Why all businesses should care about Net neutrality

If you think your company has nothing to fear from 'slow lane' Internet, think again

While there's been a massive outpouring of comments on the FCC's noxious Internet "fast lane" proposal, they've generally come from either private individuals or technology businesses with a stake in the other end of the line, such as Google and Apple. We haven't seen much in the way of comments from nontech businesses. I find that somewhat surprising.

Many businesspeople understand the loss of Net neutrality will affect them on a personal level, in that their already overpriced home Internet connection will suffer from reduced service and ever higher prices. However, they don't necessarily see how the loss of Net neutrality or the implementation of a "slow lane" Internet would affect their businesses. After all, they're paying for business-class Internet service that would likely be unaffected, and their business is building and shipping widgets, not serving data to customers across the Internet.

[ Also on InfoWorld: The FCC's Net neutrality plan is much worse than it looks | Who's against Net neutrality? Follow the money | Pick up expert networking how-to advice from InfoWorld's Networking Deep Dive PDF special report and Technology: Networking newsletter. ]

But the loss of a neutral Net will definitely impact nearly every type of business. For example, say your business has infrastructure requirements for remote workers. Those workers will likely be using consumer-grade Internet connections and firing up VPNs to connect back to the main office. Those who currently support these infrastructures can tell you it's already difficult to deal with remote user complaints about speeds, because those users have highly asymmetrical home connections and it takes an hour to upload a big file from their laptop to a corporate server. If we layer on the notion of ISPs being allowed to constrain traffic at a whim without any repercussions, those complaints will get worse.

Under the current proposal, in order for a business to guarantee reasonable access to its VPN subsystem by remote users, it would either have to pay for business-class circuits at each user location or pay every ISP involved in order to have its traffic prioritized. This would be true not only for full-time remote employees, but also for contractors who need remote access and even casual remote users who log in only occasionally.

In a non-neutral network, these users' connections would fall into the lowest tier, potentially low enough on the priority list to make them unusable. Apparently that would be fine with the FCC.

That's one example of how a non-neutral Net would harm businesses of any type, not merely high-tech companies. No matter how you slice it, if we let the big ISPs go without strong open Internet regulations, we will be further subsidizing their business, limiting competition and innovation across all sectors, and reducing our ability to compete with the rest of the world. Europe has strong Net neutrality regulations for good reason, and we are foolish not to follow.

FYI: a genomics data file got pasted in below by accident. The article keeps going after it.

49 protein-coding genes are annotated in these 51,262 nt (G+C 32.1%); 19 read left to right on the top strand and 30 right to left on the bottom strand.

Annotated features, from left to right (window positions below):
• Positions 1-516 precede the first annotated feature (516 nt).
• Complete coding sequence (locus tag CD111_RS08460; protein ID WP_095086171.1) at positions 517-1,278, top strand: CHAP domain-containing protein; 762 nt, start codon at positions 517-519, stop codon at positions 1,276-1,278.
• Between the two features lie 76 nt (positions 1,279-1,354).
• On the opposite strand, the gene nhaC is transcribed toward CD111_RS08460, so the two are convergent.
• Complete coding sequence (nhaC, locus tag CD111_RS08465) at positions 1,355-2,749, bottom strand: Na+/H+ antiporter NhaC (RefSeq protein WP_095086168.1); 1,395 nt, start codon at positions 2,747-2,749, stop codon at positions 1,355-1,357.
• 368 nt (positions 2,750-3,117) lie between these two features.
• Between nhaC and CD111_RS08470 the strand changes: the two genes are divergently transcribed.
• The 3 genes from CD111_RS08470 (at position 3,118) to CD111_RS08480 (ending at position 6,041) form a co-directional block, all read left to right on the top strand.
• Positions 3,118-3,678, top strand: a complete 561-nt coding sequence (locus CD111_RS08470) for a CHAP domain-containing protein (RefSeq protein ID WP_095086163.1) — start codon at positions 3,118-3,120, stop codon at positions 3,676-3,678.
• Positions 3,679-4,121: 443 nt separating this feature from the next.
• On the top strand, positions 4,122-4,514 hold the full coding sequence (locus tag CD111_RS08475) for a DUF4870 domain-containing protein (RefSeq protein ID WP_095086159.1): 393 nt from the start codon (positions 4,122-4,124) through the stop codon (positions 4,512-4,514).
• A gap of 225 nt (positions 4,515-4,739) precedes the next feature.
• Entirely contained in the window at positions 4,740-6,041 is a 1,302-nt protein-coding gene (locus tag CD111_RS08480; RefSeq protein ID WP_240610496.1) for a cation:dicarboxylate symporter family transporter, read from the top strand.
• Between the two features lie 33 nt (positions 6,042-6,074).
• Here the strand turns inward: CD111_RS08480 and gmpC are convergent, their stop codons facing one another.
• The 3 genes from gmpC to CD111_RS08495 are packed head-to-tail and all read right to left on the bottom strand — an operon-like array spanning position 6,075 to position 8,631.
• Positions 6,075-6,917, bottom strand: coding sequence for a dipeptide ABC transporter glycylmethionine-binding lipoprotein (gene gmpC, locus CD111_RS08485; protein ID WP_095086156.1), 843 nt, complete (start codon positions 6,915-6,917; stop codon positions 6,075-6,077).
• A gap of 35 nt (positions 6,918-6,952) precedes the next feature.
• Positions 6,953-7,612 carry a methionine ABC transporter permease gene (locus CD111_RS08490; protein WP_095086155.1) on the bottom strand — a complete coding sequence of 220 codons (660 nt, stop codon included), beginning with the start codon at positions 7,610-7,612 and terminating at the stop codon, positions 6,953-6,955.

Watching this story play out over the past six months has been interesting, to say the least. The actions taken by the big ISPs are so brazen and transparent that it's actually shocking to see. On top of it all is appalling legislation, such as an amendment Rep. Marsha Blackburn (R-Tenn.) has attached to a must-pass funding bill that would make it illegal for municipalities to offer their own high-speed Internet.

The possibility of a merger between Comcast and Time Warner Cable should never have been floated, much less considered. It's an indefensible idea, one supported only by lies of massive proportion, such as the statement that the cable Internet market is highly competitive -- an insult to anyone's intelligence. Then to discover that AT&T and DirecTV are discussing a merger again bends reality in unpleasant ways.

To put this into perspective, we have plenty of legislators who apparently see no problem with a merger of the two largest Internet service providers in the country, each with terrible customer approval ratings. At the same time, these very legislators are working to prevent cities that are effectively victims of the monopoly from seeking alternatives. All of this is being buttressed with blatant falsehoods and apparently no shame whatsoever.

A small collection of companies that have proven time after time that they cannot or will not provide quality service to their customers, yet have no fear of competition is immensely detrimental to the United States at large. The executives of these companies and the politicians they control might wear nice suits and have nice manners, but make no mistake, they are effectively thugs, and they're robbing the American citizenry blind.

The FCC's public comment period has been extended due to the overload on their servers. I urge you to add your comment to the pile. Educate your family, friends, and neighbors. Send them links to explanations like this wonderful example from Economix Comix.

Net neutrality isn't just about the Internet, but will affect all of us and everything we do. It will create ripples that go on forever. We truly are at a crossroads regarding the future of living -- and working -- in the United States.

This story, "Why all businesses should care about Net neutrality," was originally published at InfoWorld.com. Read more of Paul Venezia's The Deep End blog at InfoWorld.com. For the latest business technology news, follow InfoWorld.com on Twitter.

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